By Aashika Ravi
When I first watched the trailer for Rajkumar Hirani’s biopic Sanju, I was struck by a scene that probably wasn’t meant to stand out as much as it did. A hysterical Ruby, a composite of Sanjay Dutt girlfriends (played by Sonam Kapoor) makes an appearance. She yells at Sanju, “Where’s the bloody mangalsutra?” while he dances around in his bathroom half-dressed and fully zonked out on some drug. Sanju had not showed up to his own wedding at the Registrar’s Office. He quickly puts a toilet seat around Ruby’s neck to placate her, as one normally does in these situations.
In the film, the scene displays a lot more depth than just its sheer absurdity, and we see Ruby break down in despair, a very appropriate reaction considering she has recently dumped her fiance in pursuit of a half-naked, toilet-seat loving Sanju.
Although Ruby has every right to hate Sanju, before she leaves she makes sure to tell his Jai-Veeru style best friend Kamli (Vicky Kaushal), “Don’t tell him what he did today. He’ll be very hurt.” And honestly, that sums up every character’s reaction to the trainwreck that Sanju proudly calls his life. They coddle him and pick up after him in a sickeningly dutiful way.
When Sanju wants alcohol and wants it now, he knows he can’t depend on his father. This gives birth to the line that should appear on every Father’s Day Whatsapp forward “Aur bhi daddy log hain duniya mein.” And he really proceeds to live that out with conviction, finding ‘daddys’ or high friends in high places (pun intended), to take care of his varying needs at every juncture. Despite this, while the caricatured Delhi Boy motto is “Jaanta nahi mera baap kaun hai?”, Sanju’s is “Dad ko mat batana,” famously uttered when he’s snorting lines of cocaine at a strip club.
His journey from Pomeranian to Alsation as he describes it, is hardly a journey, but rather an exercise in how to be a Bad Boy™ while deflecting the blame entirely onto the media. There’s even a song during the end credits where the real Sanjay Dutt and Ranbir Kapoor tear up newspapers and complain about tabloids.
Why do we hate the bad boy trope? Let’s recap.
The OG bad boy of Bollywood, based on consistency and impact alone, has to be Sallu bhai. (Notice how all the bad ‘boys’ acquire diminutive nicknames that remind us of sons and brothers?). From the infamous black buck case in 1998, to domestic violence and manslaughter, he really has done it all. In her essay, The Toxic Masculinity of Salman Khan, Nishita Jha deconstructs his life in the public sphere and remarks on how everyone in his life has had to be a Sallu apologist at some point, from his father Salim Khan to his biographer, Jasim Khan. Sound familiar?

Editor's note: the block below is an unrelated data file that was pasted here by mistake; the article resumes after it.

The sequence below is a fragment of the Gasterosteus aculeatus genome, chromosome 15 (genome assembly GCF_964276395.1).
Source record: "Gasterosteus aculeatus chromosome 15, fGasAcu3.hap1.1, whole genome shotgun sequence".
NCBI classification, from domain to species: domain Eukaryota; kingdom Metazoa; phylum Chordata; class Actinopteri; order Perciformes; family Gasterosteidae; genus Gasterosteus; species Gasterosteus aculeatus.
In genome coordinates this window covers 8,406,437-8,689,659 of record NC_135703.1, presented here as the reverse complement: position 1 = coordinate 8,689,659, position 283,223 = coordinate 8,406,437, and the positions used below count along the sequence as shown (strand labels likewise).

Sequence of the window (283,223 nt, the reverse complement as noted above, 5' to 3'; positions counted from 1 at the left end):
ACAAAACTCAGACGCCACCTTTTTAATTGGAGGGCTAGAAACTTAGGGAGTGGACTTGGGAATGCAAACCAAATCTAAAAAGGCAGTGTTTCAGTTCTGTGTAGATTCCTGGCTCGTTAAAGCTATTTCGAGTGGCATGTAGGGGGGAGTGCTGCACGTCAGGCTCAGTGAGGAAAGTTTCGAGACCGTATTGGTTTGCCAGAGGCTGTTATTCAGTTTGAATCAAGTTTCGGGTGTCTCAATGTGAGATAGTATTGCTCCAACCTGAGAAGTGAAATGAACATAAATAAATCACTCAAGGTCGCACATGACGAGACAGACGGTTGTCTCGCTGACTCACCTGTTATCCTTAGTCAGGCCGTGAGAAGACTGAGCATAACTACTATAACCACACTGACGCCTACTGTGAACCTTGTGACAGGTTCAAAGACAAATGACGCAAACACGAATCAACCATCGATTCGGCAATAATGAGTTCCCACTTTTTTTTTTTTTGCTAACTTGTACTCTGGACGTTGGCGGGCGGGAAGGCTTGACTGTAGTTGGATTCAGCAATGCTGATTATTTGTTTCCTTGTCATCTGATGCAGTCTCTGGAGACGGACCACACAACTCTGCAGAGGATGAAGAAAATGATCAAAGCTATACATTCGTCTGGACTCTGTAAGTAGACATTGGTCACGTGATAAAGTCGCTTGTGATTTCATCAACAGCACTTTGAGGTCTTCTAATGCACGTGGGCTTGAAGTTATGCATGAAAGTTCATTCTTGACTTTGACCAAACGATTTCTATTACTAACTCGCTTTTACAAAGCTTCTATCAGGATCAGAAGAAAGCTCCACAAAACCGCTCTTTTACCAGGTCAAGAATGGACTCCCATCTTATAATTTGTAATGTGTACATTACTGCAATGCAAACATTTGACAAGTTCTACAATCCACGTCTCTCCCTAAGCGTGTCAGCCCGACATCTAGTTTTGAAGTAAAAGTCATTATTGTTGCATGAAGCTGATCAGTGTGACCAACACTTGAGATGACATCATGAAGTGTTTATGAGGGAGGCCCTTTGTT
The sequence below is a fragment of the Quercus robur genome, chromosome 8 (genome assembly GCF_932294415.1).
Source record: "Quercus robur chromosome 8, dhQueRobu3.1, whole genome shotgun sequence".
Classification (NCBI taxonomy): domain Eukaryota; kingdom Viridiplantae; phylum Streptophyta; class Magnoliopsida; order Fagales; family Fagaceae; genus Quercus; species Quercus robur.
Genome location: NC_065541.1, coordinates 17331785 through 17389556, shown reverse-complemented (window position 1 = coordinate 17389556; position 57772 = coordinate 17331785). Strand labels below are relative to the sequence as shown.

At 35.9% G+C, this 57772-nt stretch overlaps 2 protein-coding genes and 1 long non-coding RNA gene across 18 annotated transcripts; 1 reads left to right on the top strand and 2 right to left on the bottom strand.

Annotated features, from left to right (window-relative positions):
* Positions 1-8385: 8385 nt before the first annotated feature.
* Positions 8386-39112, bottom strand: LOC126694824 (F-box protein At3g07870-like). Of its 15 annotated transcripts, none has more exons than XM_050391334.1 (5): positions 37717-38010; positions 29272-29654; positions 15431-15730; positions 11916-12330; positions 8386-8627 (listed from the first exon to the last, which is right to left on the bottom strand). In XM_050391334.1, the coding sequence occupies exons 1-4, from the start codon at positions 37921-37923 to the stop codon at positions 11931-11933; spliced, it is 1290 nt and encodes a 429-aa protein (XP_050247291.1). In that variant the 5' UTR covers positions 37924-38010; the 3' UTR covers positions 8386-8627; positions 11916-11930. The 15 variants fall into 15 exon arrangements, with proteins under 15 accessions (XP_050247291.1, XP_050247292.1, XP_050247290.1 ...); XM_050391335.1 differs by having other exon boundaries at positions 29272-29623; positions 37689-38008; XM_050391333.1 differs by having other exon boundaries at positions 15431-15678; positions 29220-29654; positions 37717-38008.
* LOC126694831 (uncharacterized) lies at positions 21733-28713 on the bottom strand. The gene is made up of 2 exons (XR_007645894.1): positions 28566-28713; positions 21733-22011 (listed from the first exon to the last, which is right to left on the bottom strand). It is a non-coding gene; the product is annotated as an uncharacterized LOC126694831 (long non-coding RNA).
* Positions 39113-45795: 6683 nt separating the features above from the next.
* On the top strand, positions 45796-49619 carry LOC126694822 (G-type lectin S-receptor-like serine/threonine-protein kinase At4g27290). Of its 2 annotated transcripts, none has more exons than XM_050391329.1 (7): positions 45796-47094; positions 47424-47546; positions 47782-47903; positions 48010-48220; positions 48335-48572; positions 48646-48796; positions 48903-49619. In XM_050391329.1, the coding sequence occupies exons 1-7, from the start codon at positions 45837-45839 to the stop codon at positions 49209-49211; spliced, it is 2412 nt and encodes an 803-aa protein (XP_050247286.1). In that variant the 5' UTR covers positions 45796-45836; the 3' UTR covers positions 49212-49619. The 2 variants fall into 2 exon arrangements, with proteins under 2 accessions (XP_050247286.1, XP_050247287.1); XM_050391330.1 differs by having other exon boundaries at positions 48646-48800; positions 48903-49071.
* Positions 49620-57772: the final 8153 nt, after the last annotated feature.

Jha lists out the poor justifications for the black buck case, each weaker than the next, offered by Jasim Khan, the author of Being Salman Khan. “Jasim Khan investigates the incident in some detail, but finally decides the only thing bhai is really guilty of is his own bad boy image. Khan the writer offers up several theories to bolster Khan the actor’s innocence – Salman has Pashtun ancestors, and hunting game is in his blood. The authorities wanted to make an example out of Salman, and went after him with more enthusiasm than they had for an average poacher. The press blew up the story only because three of the five celebrities in the car were Muslim. Salman was actually “tricked” into poaching animals by a racket of wily tour guides and locals.” Everyone is to blame but Sallu.
The same boy-led-astray trope powers the Hirani movie. Sanjay Dutt’s history of drug abuse, violence and underworld connections lend themselves perfectly to this biopic whose sole intention is to evoke sympathy for what are really only the consequences of his own teenage rebellion that continues well into adulthood. To jog your memory, he was arrested in 1993 under the Terrorist and Disruptive Activities (Prevention) Act and the Arms Act in connection with the 1993 Bombay blasts for illegal possession of a 9 mm pistol and an AK-56 rifle.